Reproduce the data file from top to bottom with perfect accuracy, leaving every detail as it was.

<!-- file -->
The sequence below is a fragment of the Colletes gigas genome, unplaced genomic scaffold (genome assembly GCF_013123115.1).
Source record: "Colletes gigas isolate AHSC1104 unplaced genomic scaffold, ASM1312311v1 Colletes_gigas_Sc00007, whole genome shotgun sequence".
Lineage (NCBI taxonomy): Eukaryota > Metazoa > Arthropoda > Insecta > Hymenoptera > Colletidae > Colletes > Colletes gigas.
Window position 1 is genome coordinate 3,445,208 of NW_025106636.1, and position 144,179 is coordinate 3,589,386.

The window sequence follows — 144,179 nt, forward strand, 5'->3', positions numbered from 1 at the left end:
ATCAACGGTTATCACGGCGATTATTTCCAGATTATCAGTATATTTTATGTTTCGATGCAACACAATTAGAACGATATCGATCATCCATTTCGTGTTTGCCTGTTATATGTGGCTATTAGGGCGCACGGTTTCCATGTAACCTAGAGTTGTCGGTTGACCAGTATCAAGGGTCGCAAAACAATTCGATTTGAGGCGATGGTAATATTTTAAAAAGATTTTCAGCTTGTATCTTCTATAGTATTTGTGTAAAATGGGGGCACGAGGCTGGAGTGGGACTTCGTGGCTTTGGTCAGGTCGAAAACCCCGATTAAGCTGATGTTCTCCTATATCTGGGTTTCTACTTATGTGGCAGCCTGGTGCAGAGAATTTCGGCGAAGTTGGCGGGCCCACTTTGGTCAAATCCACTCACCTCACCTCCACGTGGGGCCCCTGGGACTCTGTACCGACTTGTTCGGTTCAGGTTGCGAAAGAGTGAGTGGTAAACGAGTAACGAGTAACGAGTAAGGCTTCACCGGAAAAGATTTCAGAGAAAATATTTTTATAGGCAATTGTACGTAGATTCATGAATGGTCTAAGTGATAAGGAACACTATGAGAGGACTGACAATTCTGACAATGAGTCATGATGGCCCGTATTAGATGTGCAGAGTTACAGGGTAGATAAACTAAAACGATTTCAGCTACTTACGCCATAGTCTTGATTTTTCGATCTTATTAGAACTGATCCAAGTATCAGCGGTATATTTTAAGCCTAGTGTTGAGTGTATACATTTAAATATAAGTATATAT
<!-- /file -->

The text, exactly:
The sequence below is a fragment of the Colletes gigas genome, unplaced genomic scaffold (genome assembly GCF_013123115.1).
Source record: "Colletes gigas isolate AHSC1104 unplaced genomic scaffold, ASM1312311v1 Colletes_gigas_Sc00007, whole genome shotgun sequence".
Lineage (NCBI taxonomy): Eukaryota > Metazoa > Arthropoda > Insecta > Hymenoptera > Colletidae > Colletes > Colletes gigas.
Window position 1 is genome coordinate 3,445,208 of NW_025106636.1, and position 144,179 is coordinate 3,589,386.

The window sequence follows — 144,179 nt, forward strand, 5'->3', positions numbered from 1 at the left end:
ATCAACGGTTATCACGGCGATTATTTCCAGATTATCAGTATATTTTATGTTTCGATGCAACACAATTAGAACGATATCGATCATCCATTTCGTGTTTGCCTGTTATATGTGGCTATTAGGGCGCACGGTTTCCATGTAACCTAGAGTTGTCGGTTGACCAGTATCAAGGGTCGCAAAACAATTCGATTTGAGGCGATGGTAATATTTTAAAAAGATTTTCAGCTTGTATCTTCTATAGTATTTGTGTAAAATGGGGGCACGAGGCTGGAGTGGGACTTCGTGGCTTTGGTCAGGTCGAAAACCCCGATTAAGCTGATGTTCTCCTATATCTGGGTTTCTACTTATGTGGCAGCCTGGTGCAGAGAATTTCGGCGAAGTTGGCGGGCCCACTTTGGTCAAATCCACTCACCTCACCTCCACGTGGGGCCCCTGGGACTCTGTACCGACTTGTTCGGTTCAGGTTGCGAAAGAGTGAGTGGTAAACGAGTAACGAGTAACGAGTAAGGCTTCACCGGAAAAGATTTCAGAGAAAATATTTTTATAGGCAATTGTACGTAGATTCATGAATGGTCTAAGTGATAAGGAACACTATGAGAGGACTGACAATTCTGACAATGAGTCATGATGGCCCGTATTAGATGTGCAGAGTTACAGGGTAGATAAACTAAAACGATTTCAGCTACTTACGCCATAGTCTTGATTTTTCGATCTTATTAGAACTGATCCAAGTATCAGCGGTATATTTTAAGCCTAGTGTTGAGTGTATACATTTAAATATAAGTATATAT